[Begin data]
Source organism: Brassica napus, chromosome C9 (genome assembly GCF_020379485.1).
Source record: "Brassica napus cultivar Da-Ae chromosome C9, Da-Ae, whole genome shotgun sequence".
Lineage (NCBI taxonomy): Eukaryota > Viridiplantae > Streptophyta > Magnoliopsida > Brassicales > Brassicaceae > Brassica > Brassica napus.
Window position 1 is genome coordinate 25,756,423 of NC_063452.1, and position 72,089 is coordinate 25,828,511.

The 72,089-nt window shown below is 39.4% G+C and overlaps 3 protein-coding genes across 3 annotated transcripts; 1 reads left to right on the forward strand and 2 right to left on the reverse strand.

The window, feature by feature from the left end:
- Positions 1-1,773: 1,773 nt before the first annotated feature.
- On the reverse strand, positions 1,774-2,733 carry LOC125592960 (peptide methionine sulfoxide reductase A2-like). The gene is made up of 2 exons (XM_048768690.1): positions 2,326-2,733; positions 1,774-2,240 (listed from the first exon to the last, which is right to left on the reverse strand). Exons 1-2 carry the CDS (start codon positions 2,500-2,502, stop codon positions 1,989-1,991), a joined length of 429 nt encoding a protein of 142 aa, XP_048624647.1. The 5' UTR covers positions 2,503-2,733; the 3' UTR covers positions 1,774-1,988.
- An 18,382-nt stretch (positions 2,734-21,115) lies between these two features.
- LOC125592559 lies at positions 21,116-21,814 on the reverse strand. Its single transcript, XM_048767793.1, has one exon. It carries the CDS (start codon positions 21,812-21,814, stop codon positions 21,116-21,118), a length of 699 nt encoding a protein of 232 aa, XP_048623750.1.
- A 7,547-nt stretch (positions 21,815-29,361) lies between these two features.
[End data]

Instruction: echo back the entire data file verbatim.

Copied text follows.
Source organism: Brassica napus, chromosome C9 (genome assembly GCF_020379485.1).
Source record: "Brassica napus cultivar Da-Ae chromosome C9, Da-Ae, whole genome shotgun sequence".
Lineage (NCBI taxonomy): Eukaryota > Viridiplantae > Streptophyta > Magnoliopsida > Brassicales > Brassicaceae > Brassica > Brassica napus.
Window position 1 is genome coordinate 25,756,423 of NC_063452.1, and position 72,089 is coordinate 25,828,511.

The 72,089-nt window shown below is 39.4% G+C and overlaps 3 protein-coding genes across 3 annotated transcripts; 1 reads left to right on the forward strand and 2 right to left on the reverse strand.

The window, feature by feature from the left end:
- Positions 1-1,773: 1,773 nt before the first annotated feature.
- On the reverse strand, positions 1,774-2,733 carry LOC125592960 (peptide methionine sulfoxide reductase A2-like). The gene is made up of 2 exons (XM_048768690.1): positions 2,326-2,733; positions 1,774-2,240 (listed from the first exon to the last, which is right to left on the reverse strand). Exons 1-2 carry the CDS (start codon positions 2,500-2,502, stop codon positions 1,989-1,991), a joined length of 429 nt encoding a protein of 142 aa, XP_048624647.1. The 5' UTR covers positions 2,503-2,733; the 3' UTR covers positions 1,774-1,988.
- An 18,382-nt stretch (positions 2,734-21,115) lies between these two features.
- LOC125592559 lies at positions 21,116-21,814 on the reverse strand. Its single transcript, XM_048767793.1, has one exon. It carries the CDS (start codon positions 21,812-21,814, stop codon positions 21,116-21,118), a length of 699 nt encoding a protein of 232 aa, XP_048623750.1.
- A 7,547-nt stretch (positions 21,815-29,361) lies between these two features.